Hornpipes are usually written as even quavers or semiquavers, but played with a lilt. I’ve written out a suggestion of the lilting by dotting all the tunes, but before anyone writes to complain, yes, I know lilting’s more subtle a practice than that, but it’s better than accidentally giving the impression that they’re not lilted. You can spend hours reading about lilting on the net, but for a brief overview of the topic, see this.

I’m not sure what it is that makes a good hornpipe tune, but I like the ones that have the occasional triplet in, that have a wide tessitura that give you the feeling of a fiddler using the whole of the violin rather than just twiddling about up the top end. Sometimes it’s the name that endears me to the tune (like O’Connor’s Favorite in this set), and the modal ones are a welcome change.

Sometimes, a tiny fragment of melody reminds me of another tune, like the beginning of Fair and Forty, which is just like “Here we go looby loo” which my dad used to sing to me and my sister as children, and I have seldom if ever  heard since.

Another example is Whiskey You’re the Devil (or the same tune under different names). The end of the first phrase is identical to the second half of the first line of Out of Town, the theme tune to a programme that I couldn’t stand as a child, but in the school playground we used to change the words to “Say what you will, school dinners make you ill…”

saywhatyouwill

The end of the first line of “Whiskey you’re the devil”

And here’s the song:


As it happens, me and my friend Johnny Dyer were suspended from my C of E junior school for three days, aged 10, for leading a protest march with a few others in Bournemouth with banners written in biro on the side of cardboard boxes saying “School dinners are only fit for pigs!”  I don’t think the school dinners really were that bad – we’d seen a group of kids in Southampton on the 6 o’clock news doing the same thing, and we wanted our 15 minutes of fame too.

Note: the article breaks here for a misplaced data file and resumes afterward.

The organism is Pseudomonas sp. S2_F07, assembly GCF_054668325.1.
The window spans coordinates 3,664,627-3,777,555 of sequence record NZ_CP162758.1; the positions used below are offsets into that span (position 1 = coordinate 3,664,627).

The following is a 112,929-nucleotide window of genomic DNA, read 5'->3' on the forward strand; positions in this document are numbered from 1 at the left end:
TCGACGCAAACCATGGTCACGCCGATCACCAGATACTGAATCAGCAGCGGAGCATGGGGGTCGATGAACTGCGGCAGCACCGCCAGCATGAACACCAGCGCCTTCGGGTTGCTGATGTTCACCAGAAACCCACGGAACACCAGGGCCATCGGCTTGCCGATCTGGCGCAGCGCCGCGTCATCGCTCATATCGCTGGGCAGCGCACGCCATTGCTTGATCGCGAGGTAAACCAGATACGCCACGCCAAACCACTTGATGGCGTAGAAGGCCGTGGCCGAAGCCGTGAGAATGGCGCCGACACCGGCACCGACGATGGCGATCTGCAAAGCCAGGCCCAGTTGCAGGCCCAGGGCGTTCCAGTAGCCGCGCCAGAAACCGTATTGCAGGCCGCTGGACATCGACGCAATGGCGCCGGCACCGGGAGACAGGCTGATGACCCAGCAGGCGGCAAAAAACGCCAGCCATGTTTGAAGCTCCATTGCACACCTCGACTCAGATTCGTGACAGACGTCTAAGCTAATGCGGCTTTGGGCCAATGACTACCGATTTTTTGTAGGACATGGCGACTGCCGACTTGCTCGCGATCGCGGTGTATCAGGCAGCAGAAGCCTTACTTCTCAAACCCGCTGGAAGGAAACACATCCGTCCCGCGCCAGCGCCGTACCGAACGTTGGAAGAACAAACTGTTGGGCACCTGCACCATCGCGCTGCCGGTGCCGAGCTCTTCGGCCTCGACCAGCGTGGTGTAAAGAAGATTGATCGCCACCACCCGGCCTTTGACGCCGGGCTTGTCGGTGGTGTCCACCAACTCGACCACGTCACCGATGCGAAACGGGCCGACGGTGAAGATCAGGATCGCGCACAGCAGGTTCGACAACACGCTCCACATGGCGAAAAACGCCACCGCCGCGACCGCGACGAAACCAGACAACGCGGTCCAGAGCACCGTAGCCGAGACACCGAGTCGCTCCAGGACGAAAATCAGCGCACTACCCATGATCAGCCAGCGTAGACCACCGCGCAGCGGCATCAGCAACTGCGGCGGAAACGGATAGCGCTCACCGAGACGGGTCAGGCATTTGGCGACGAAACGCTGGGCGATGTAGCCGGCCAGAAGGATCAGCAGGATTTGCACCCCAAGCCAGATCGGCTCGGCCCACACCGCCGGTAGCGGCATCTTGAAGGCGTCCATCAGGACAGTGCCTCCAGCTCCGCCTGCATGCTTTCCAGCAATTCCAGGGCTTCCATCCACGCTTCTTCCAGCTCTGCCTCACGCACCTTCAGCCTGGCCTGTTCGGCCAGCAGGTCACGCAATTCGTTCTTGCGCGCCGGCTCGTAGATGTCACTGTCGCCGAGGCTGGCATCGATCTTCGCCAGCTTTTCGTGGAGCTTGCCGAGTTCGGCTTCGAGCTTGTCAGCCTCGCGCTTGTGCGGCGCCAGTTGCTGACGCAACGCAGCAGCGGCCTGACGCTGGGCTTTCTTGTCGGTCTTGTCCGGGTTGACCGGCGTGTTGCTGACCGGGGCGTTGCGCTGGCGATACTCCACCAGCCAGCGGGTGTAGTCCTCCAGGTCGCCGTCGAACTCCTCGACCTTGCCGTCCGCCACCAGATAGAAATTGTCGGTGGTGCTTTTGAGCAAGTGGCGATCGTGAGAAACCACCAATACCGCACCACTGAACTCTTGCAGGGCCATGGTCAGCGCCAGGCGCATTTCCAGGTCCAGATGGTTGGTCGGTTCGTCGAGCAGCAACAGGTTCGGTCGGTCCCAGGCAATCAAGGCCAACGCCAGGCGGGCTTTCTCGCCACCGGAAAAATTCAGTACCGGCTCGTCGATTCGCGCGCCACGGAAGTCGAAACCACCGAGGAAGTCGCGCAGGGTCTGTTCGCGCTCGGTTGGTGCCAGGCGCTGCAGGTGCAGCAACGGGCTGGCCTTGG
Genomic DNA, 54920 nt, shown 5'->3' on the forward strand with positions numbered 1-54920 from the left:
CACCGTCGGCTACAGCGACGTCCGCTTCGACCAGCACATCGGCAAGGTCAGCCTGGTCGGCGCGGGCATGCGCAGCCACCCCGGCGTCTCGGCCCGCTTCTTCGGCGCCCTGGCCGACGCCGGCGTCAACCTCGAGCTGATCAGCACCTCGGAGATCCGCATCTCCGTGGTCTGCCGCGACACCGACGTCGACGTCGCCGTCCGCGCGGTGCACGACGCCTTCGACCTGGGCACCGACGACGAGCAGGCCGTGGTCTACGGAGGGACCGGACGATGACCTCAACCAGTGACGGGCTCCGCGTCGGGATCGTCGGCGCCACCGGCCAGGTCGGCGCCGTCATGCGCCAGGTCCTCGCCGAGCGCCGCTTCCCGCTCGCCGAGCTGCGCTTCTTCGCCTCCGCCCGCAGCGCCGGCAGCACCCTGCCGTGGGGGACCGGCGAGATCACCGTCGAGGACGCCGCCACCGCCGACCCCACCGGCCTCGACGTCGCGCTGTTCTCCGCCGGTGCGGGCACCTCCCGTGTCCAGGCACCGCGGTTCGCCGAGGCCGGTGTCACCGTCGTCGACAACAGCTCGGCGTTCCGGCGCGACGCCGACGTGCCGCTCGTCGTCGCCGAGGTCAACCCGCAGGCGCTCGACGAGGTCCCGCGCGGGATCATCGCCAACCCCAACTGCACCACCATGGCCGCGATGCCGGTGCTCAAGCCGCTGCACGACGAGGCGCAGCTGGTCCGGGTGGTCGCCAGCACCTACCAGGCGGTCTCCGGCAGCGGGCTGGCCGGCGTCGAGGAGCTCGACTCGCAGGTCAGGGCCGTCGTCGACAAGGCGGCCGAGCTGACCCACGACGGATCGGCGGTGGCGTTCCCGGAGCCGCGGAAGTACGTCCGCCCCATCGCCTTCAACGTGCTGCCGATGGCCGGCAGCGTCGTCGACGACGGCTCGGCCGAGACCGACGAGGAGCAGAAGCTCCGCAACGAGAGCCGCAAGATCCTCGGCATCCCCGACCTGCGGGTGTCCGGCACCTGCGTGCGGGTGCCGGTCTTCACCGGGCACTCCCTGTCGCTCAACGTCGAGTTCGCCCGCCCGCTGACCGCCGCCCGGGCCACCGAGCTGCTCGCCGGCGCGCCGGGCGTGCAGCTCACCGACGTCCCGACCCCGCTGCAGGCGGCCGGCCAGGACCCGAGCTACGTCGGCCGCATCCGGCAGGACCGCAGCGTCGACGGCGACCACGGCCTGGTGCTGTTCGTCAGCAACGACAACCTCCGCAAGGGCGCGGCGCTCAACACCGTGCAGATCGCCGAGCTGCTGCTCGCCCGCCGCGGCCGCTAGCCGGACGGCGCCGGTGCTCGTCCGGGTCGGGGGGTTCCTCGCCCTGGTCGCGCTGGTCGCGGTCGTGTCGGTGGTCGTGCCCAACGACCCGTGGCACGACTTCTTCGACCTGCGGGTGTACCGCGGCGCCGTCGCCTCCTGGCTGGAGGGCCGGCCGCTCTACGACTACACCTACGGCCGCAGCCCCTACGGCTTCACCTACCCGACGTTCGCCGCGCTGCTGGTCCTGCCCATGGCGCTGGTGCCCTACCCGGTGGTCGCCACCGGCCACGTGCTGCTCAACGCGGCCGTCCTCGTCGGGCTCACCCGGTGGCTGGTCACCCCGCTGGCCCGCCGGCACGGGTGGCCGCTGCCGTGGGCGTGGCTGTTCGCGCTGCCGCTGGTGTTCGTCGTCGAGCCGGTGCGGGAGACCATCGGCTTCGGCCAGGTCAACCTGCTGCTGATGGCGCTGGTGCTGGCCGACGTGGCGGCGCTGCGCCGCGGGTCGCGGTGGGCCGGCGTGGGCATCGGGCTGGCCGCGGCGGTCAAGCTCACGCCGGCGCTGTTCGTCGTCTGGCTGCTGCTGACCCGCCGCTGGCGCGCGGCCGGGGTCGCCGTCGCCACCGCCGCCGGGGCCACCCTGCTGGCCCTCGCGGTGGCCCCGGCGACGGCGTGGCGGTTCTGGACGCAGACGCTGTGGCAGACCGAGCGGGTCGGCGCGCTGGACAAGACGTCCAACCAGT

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A year of ballet playing cards #48: Three French petit allegros (9d)

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Image of sheet music for petit allegro by Auber

Click to download the score

Music for petit allegro: time to put that rag away for once

Several times since I started this “playing card” project, I’ve found myself looking for music that solves whatever problem turned up in class that week. Last week it was finding music for those twiddly allegros that need exactly the music that you don’t really want to play – the continuous semiquaver solos that seem to characterise a lot of French 19th century ballet music (see a related earlier post). Most of the time, I’ll try to play anything but that (rags, jazz standards, fiddle tunes and so on) but there are times when nothing else will do – in one class, the teacher made it clear she exactly wanted what she’d asked for, not some more entertaining alternative, and as it turned out, she was right – it did work better.

I’d already heard a couple of things that I rather liked while I was going through the Auber Gustave III score, so I decided to make a little medley of them. In fact, it’s only a medley on paper, you couldn’t play them in a row for class. In the third one, only the first 8 bars is even – you’d have to find a way of cutting/fiddling the last section. I started to do it myself, and then I remembered that other pianists often find much better ways than I do of finding cuts, so I’ve left the material there for you to make your own cuts in. You’ve been warned.